While we continued to familiarize ourselves with the collection, we also began to discuss the exhibition in the hopes that it would also inform our research process. We landed on two potential exhibition organizations: chronological or thematic. Each had benefits and drawbacks. A chronological approach would make it more difficult to draw parallels between different time periods. On the other hand, I was concerned that a thematic approach would pigeonhole the collection. A thematic approach might suggest that the themes were mutually exclusive, when, in reality, they were all connected. For example, the history of technology in the catalogs is also a story about business and culture. That being said, it was important to us that the exhibition be accessible, communicative, and engaging. In the end, we returned to the materials because we knew that it was crucial that our research be grounded in the collection itself. We wanted our research to grow out of the collection rather than trying to lay a narrative over the collection. We had faith that the catalogs would be able to speak for themselves.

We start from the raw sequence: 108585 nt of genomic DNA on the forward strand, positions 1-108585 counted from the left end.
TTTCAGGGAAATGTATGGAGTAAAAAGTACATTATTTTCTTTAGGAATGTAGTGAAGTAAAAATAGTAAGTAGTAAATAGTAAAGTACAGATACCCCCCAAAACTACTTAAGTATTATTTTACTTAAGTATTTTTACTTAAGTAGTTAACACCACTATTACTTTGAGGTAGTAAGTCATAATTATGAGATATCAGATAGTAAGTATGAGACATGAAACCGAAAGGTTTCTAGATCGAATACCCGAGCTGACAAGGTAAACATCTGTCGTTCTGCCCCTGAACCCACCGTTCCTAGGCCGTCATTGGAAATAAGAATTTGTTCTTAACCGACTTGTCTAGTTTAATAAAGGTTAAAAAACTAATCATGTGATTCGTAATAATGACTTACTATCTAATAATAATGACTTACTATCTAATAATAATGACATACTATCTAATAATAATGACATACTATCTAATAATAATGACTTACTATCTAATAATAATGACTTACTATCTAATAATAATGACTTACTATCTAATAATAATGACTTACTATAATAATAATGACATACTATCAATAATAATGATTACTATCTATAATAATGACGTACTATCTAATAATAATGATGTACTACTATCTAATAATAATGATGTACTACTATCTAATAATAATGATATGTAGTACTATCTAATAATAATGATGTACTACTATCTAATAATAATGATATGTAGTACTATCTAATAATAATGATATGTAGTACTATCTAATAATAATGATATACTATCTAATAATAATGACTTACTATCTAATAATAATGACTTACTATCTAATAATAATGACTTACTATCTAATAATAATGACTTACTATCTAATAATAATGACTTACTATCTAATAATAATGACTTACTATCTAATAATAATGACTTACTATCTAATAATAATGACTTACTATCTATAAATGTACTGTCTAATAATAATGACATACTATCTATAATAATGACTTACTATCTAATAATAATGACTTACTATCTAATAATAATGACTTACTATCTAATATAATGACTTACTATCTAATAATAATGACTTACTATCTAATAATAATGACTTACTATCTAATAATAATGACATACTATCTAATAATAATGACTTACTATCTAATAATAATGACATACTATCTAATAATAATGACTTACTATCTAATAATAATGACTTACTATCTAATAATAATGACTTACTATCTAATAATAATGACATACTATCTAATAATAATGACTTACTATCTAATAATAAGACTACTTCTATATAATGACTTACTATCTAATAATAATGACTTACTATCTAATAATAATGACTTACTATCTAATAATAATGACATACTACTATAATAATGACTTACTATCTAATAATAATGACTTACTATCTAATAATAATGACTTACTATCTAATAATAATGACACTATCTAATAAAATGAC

This project was also a huge exercise in how to theorize history. While we had faith that the catalogs would be able to speak for themselves, we also struggled with how to convey the urgency of the story the collection tells. One of the primary challenges Rebecca addressed in the beginning was that it would be very easy for the exhibition to fall into a kind of kitschy-nostalgic tone. That is the nature of the collection to the naked eye: bright, colorful, and cheery. Behind this facade of whimsical graphic design is a much more complicated story which has had serious repercussions on the shape of this country as we know it today. Not only do the catalogs document changes in the housing industry throughout the twentieth century, but they also facilitated those changes. Catalogs, for example, promoted FHA loans after the Great Depression which established red-lining in the United States. To this day, red-lining remains one of the most racially exclusive projects this country has ever undertaken. This history did not surprise us. Our greatest challenge and learning curve with the exhibition was figuring out how to accurately represent this political history within the context of the University. In the end, we wanted to present an exhibition which demonstrates how the library can be used as a vehicle to not only tell turbulent stories, but also to equip its visitors with sharper "reading" skills going forward. We are very grateful for the opportunity to contribute to House Catalog Exhibition and to help the library make its collections more visible and accessible!
Rachel London is a Library Engagement Fellow and an Undergraduate Student at the University of Michigan